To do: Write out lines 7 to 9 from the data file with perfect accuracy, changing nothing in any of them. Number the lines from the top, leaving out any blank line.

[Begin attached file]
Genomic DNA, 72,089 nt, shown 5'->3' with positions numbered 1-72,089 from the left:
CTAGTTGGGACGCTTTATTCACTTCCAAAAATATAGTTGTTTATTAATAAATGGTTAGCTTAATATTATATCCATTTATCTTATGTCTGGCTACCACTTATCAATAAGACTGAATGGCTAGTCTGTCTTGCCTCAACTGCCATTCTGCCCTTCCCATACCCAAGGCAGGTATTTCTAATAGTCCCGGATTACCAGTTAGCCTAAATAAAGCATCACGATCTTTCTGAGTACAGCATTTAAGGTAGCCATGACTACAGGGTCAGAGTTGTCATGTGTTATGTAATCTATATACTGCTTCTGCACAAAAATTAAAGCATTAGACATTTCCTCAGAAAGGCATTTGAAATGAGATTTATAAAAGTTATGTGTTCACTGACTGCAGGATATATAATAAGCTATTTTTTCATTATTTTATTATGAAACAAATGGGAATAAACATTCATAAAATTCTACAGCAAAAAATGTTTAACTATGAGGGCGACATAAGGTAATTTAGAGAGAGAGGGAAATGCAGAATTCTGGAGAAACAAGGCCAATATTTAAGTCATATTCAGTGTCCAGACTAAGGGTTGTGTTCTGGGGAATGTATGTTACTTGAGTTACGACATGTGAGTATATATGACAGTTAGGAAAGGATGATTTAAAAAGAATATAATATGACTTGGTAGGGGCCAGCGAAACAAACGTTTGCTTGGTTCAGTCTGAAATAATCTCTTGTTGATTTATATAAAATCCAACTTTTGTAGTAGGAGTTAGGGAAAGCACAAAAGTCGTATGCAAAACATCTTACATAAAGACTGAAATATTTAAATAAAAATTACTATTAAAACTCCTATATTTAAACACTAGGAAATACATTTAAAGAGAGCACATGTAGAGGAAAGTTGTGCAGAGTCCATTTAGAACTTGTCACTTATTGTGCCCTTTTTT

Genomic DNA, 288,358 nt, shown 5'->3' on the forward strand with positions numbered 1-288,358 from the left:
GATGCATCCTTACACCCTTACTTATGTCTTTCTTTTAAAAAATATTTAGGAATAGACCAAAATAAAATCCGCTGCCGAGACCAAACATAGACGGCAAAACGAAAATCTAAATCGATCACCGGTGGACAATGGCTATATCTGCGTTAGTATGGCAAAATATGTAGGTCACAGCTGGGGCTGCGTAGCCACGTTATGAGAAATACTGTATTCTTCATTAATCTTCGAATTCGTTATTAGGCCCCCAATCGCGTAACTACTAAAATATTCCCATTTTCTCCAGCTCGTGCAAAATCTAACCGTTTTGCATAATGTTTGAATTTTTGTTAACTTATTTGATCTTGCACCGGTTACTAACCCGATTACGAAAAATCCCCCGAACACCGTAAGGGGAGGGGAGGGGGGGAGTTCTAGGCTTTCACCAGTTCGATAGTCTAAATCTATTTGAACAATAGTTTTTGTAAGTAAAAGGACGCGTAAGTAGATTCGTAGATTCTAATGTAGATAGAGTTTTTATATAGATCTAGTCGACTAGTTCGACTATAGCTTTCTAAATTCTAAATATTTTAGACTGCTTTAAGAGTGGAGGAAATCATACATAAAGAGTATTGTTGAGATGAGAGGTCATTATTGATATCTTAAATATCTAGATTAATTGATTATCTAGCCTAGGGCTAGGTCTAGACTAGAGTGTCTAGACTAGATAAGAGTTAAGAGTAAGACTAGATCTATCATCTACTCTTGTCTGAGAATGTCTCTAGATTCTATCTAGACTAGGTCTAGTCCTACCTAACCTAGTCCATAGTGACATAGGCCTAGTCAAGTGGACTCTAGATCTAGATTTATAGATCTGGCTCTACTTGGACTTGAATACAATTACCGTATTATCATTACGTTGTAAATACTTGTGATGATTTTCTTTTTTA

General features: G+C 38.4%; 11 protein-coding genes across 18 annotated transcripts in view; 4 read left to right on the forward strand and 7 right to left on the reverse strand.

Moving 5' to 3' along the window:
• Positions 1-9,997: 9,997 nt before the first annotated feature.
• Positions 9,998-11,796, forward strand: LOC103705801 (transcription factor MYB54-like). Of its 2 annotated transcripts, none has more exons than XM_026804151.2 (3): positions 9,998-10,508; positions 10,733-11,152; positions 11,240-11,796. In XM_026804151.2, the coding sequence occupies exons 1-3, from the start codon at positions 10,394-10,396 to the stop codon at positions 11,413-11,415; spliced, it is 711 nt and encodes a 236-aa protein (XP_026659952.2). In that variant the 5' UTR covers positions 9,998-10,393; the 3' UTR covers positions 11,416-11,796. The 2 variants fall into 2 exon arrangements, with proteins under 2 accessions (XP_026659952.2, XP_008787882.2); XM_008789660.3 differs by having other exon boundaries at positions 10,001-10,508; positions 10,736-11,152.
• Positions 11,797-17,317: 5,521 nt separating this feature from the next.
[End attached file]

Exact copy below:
• Positions 1-9,997: 9,997 nt before the first annotated feature.
• Positions 9,998-11,796, forward strand: LOC103705801 (transcription factor MYB54-like). Of its 2 annotated transcripts, none has more exons than XM_026804151.2 (3): positions 9,998-10,508; positions 10,733-11,152; positions 11,240-11,796. In XM_026804151.2, the coding sequence occupies exons 1-3, from the start codon at positions 10,394-10,396 to the stop codon at positions 11,413-11,415; spliced, it is 711 nt and encodes a 236-aa protein (XP_026659952.2). In that variant the 5' UTR covers positions 9,998-10,393; the 3' UTR covers positions 11,416-11,796. The 2 variants fall into 2 exon arrangements, with proteins under 2 accessions (XP_026659952.2, XP_008787882.2); XM_008789660.3 differs by having other exon boundaries at positions 10,001-10,508; positions 10,736-11,152.
• Positions 11,797-17,317: 5,521 nt separating this feature from the next.